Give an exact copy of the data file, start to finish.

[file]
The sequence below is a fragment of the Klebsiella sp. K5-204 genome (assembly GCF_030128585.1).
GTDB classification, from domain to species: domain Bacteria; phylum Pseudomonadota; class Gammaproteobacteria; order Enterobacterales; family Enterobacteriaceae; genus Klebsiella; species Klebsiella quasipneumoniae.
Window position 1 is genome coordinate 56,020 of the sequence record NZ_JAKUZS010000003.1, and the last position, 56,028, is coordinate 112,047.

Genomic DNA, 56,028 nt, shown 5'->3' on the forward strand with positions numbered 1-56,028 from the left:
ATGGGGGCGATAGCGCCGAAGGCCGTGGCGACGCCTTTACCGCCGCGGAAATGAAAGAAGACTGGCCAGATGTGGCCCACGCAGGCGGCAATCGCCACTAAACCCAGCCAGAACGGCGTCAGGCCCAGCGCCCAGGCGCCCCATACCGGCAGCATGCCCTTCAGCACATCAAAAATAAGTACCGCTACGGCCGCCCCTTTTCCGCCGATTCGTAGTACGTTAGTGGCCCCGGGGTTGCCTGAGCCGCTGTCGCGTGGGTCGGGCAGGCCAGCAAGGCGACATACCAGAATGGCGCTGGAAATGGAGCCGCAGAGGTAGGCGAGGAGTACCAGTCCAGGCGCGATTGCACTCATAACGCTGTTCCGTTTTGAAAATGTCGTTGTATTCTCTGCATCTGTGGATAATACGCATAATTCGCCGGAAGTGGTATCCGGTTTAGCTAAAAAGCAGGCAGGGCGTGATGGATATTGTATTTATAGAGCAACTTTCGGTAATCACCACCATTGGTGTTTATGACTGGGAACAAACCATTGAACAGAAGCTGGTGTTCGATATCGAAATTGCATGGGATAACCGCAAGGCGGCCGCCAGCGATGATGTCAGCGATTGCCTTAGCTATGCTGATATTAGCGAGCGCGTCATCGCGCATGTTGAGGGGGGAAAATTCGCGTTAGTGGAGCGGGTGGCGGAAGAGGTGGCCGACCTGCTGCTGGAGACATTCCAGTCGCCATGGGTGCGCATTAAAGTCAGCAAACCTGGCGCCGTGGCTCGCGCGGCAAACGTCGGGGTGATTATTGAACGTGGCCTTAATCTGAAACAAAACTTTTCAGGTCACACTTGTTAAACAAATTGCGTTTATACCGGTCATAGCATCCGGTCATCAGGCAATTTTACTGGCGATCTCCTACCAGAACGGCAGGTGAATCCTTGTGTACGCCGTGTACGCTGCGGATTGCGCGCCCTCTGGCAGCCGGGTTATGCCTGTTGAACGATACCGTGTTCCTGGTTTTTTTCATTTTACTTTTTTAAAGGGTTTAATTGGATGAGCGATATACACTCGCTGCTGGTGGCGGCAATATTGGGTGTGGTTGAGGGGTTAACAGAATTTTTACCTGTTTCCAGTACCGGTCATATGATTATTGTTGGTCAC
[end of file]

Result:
The sequence below is a fragment of the Klebsiella sp. K5-204 genome (assembly GCF_030128585.1).
GTDB classification, from domain to species: domain Bacteria; phylum Pseudomonadota; class Gammaproteobacteria; order Enterobacterales; family Enterobacteriaceae; genus Klebsiella; species Klebsiella quasipneumoniae.
Window position 1 is genome coordinate 56,020 of the sequence record NZ_JAKUZS010000003.1, and the last position, 56,028, is coordinate 112,047.

Genomic DNA, 56,028 nt, shown 5'->3' on the forward strand with positions numbered 1-56,028 from the left:
ATGGGGGCGATAGCGCCGAAGGCCGTGGCGACGCCTTTACCGCCGCGGAAATGAAAGAAGACTGGCCAGATGTGGCCCACGCAGGCGGCAATCGCCACTAAACCCAGCCAGAACGGCGTCAGGCCCAGCGCCCAGGCGCCCCATACCGGCAGCATGCCCTTCAGCACATCAAAAATAAGTACCGCTACGGCCGCCCCTTTTCCGCCGATTCGTAGTACGTTAGTGGCCCCGGGGTTGCCTGAGCCGCTGTCGCGTGGGTCGGGCAGGCCAGCAAGGCGACATACCAGAATGGCGCTGGAAATGGAGCCGCAGAGGTAGGCGAGGAGTACCAGTCCAGGCGCGATTGCACTCATAACGCTGTTCCGTTTTGAAAATGTCGTTGTATTCTCTGCATCTGTGGATAATACGCATAATTCGCCGGAAGTGGTATCCGGTTTAGCTAAAAAGCAGGCAGGGCGTGATGGATATTGTATTTATAGAGCAACTTTCGGTAATCACCACCATTGGTGTTTATGACTGGGAACAAACCATTGAACAGAAGCTGGTGTTCGATATCGAAATTGCATGGGATAACCGCAAGGCGGCCGCCAGCGATGATGTCAGCGATTGCCTTAGCTATGCTGATATTAGCGAGCGCGTCATCGCGCATGTTGAGGGGGGAAAATTCGCGTTAGTGGAGCGGGTGGCGGAAGAGGTGGCCGACCTGCTGCTGGAGACATTCCAGTCGCCATGGGTGCGCATTAAAGTCAGCAAACCTGGCGCCGTGGCTCGCGCGGCAAACGTCGGGGTGATTATTGAACGTGGCCTTAATCTGAAACAAAACTTTTCAGGTCACACTTGTTAAACAAATTGCGTTTATACCGGTCATAGCATCCGGTCATCAGGCAATTTTACTGGCGATCTCCTACCAGAACGGCAGGTGAATCCTTGTGTACGCCGTGTACGCTGCGGATTGCGCGCCCTCTGGCAGCCGGGTTATGCCTGTTGAACGATACCGTGTTCCTGGTTTTTTTCATTTTACTTTTTTAAAGGGTTTAATTGGATGAGCGATATACACTCGCTGCTGGTGGCGGCAATATTGGGTGTGGTTGAGGGGTTAACAGAATTTTTACCTGTTTCCAGTACCGGTCATATGATTATTGTTGGTCAC